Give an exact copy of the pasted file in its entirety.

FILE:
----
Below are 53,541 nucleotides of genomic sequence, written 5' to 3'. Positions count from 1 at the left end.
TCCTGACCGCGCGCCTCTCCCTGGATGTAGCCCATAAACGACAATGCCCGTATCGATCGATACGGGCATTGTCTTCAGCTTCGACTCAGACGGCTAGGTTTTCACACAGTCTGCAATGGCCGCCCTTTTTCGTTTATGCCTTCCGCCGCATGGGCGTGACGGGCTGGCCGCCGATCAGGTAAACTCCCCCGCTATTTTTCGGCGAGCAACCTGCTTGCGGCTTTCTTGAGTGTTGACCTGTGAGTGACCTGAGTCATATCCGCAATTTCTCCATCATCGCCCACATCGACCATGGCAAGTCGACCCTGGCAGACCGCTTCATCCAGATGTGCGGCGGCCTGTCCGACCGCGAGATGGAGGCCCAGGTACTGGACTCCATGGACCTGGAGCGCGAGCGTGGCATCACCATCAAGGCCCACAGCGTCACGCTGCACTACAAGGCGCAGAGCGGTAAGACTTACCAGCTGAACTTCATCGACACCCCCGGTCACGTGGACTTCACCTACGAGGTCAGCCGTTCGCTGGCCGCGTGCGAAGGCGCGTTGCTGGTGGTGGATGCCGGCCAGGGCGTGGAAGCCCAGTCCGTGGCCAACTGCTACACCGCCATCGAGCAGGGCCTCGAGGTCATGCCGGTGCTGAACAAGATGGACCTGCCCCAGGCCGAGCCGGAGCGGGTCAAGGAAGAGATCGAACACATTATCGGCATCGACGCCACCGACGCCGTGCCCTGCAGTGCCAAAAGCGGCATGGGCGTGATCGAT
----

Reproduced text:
Below are 53,541 nucleotides of genomic sequence, written 5' to 3'. Positions count from 1 at the left end.
TCCTGACCGCGCGCCTCTCCCTGGATGTAGCCCATAAACGACAATGCCCGTATCGATCGATACGGGCATTGTCTTCAGCTTCGACTCAGACGGCTAGGTTTTCACACAGTCTGCAATGGCCGCCCTTTTTCGTTTATGCCTTCCGCCGCATGGGCGTGACGGGCTGGCCGCCGATCAGGTAAACTCCCCCGCTATTTTTCGGCGAGCAACCTGCTTGCGGCTTTCTTGAGTGTTGACCTGTGAGTGACCTGAGTCATATCCGCAATTTCTCCATCATCGCCCACATCGACCATGGCAAGTCGACCCTGGCAGACCGCTTCATCCAGATGTGCGGCGGCCTGTCCGACCGCGAGATGGAGGCCCAGGTACTGGACTCCATGGACCTGGAGCGCGAGCGTGGCATCACCATCAAGGCCCACAGCGTCACGCTGCACTACAAGGCGCAGAGCGGTAAGACTTACCAGCTGAACTTCATCGACACCCCCGGTCACGTGGACTTCACCTACGAGGTCAGCCGTTCGCTGGCCGCGTGCGAAGGCGCGTTGCTGGTGGTGGATGCCGGCCAGGGCGTGGAAGCCCAGTCCGTGGCCAACTGCTACACCGCCATCGAGCAGGGCCTCGAGGTCATGCCGGTGCTGAACAAGATGGACCTGCCCCAGGCCGAGCCGGAGCGGGTCAAGGAAGAGATCGAACACATTATCGGCATCGACGCCACCGACGCCGTGCCCTGCAGTGCCAAAAGCGGCATGGGCGTGATCGAT